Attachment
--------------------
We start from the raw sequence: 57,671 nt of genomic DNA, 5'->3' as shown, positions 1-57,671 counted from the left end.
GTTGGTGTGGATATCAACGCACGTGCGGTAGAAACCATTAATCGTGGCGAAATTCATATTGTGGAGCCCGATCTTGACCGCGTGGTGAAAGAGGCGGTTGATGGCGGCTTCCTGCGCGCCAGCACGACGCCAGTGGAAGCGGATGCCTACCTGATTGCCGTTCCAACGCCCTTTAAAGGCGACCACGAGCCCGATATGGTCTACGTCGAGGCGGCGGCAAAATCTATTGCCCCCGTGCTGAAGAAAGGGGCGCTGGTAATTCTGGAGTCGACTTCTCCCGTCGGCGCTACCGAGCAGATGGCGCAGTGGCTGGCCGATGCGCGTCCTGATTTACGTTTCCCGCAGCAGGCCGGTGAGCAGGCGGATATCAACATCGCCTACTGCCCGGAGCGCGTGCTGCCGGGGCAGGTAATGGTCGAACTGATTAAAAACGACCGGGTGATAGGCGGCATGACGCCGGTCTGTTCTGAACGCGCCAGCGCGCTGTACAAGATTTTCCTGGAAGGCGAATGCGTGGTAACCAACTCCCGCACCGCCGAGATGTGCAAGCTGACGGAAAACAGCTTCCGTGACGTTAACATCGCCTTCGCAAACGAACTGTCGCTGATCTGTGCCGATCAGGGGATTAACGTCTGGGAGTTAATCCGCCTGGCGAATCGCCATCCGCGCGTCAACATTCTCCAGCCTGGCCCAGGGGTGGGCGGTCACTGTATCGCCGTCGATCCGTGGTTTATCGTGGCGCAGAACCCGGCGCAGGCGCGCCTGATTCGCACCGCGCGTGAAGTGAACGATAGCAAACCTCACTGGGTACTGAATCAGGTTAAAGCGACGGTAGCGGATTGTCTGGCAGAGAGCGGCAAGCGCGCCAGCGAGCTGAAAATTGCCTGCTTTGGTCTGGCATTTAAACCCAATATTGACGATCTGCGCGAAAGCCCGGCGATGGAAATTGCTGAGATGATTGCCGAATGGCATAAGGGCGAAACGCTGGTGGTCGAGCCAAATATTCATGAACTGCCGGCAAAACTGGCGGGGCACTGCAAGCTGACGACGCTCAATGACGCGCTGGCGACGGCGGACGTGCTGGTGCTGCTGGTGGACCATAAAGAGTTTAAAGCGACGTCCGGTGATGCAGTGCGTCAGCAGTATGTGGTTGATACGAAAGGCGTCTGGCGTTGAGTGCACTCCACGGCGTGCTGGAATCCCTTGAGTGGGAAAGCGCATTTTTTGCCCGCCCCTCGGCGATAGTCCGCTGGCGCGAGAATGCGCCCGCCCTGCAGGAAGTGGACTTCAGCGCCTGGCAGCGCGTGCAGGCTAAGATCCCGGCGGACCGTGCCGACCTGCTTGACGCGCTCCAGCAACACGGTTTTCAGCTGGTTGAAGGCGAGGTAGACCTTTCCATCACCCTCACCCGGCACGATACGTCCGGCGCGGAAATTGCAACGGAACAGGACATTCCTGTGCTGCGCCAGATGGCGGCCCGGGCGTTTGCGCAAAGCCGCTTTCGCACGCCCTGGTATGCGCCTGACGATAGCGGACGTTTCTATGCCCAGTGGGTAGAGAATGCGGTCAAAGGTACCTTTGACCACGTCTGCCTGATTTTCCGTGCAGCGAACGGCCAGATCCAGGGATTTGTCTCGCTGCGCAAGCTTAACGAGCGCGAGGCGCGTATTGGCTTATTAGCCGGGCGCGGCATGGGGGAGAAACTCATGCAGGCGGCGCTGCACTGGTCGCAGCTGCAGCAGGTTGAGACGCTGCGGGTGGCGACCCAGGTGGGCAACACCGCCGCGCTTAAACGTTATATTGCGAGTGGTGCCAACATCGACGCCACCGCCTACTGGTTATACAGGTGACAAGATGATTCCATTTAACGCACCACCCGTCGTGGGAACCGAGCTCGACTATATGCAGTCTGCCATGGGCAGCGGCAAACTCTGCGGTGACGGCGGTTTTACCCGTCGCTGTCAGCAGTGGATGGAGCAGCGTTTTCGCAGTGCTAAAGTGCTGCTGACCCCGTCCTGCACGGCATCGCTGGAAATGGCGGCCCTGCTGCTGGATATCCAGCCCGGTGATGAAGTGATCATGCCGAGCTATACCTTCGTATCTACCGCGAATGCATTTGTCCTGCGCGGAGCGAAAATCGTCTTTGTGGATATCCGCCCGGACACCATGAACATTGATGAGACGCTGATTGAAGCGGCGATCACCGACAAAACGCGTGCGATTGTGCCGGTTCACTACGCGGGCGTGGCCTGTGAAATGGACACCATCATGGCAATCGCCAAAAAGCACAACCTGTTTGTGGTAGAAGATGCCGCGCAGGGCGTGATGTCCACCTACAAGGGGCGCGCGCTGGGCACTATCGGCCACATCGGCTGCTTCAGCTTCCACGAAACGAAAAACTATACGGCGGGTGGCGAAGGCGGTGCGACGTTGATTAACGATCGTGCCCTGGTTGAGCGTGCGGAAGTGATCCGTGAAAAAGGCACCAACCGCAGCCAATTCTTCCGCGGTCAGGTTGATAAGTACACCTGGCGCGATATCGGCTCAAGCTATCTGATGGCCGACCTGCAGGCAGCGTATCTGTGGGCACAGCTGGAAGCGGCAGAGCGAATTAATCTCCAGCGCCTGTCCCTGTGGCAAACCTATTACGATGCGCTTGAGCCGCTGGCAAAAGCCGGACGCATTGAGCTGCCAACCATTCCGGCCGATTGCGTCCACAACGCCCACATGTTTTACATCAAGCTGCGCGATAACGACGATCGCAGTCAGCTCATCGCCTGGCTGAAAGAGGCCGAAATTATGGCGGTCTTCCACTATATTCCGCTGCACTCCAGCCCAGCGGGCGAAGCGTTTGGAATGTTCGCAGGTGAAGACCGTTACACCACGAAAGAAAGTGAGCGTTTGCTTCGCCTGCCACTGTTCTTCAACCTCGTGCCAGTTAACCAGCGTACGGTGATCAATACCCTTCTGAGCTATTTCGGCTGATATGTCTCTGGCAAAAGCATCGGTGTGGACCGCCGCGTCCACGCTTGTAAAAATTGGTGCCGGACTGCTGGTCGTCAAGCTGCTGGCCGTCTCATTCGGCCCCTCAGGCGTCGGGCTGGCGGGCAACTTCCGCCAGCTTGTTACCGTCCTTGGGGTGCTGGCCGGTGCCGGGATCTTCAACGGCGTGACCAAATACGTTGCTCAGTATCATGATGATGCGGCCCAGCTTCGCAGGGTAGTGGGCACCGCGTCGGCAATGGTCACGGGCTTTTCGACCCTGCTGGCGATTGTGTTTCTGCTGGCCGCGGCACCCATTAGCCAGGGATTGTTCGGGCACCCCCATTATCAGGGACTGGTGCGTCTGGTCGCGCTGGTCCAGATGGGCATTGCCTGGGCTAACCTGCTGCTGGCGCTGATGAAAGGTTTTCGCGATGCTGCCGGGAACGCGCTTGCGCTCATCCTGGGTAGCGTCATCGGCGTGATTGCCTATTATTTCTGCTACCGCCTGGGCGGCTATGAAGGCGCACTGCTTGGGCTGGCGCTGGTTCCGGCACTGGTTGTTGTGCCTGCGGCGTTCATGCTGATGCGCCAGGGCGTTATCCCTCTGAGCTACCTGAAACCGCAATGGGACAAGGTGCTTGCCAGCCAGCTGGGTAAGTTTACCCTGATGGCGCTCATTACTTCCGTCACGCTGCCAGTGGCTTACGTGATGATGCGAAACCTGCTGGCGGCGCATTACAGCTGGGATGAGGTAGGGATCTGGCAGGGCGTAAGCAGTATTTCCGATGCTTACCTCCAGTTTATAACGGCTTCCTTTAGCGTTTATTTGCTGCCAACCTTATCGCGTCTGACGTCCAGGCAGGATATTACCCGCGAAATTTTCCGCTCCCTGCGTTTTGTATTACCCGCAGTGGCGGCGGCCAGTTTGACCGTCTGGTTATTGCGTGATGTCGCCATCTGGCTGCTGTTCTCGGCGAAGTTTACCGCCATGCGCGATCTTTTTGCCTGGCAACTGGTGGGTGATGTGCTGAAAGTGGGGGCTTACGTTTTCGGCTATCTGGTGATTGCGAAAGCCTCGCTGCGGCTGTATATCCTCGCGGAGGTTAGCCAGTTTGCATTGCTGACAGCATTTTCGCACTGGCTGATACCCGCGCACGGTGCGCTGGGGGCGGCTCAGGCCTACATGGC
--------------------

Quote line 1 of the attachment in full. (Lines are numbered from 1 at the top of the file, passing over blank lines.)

We start from the raw sequence: 57,671 nt of genomic DNA, 5'->3' as shown, positions 1-57,671 counted from the left end.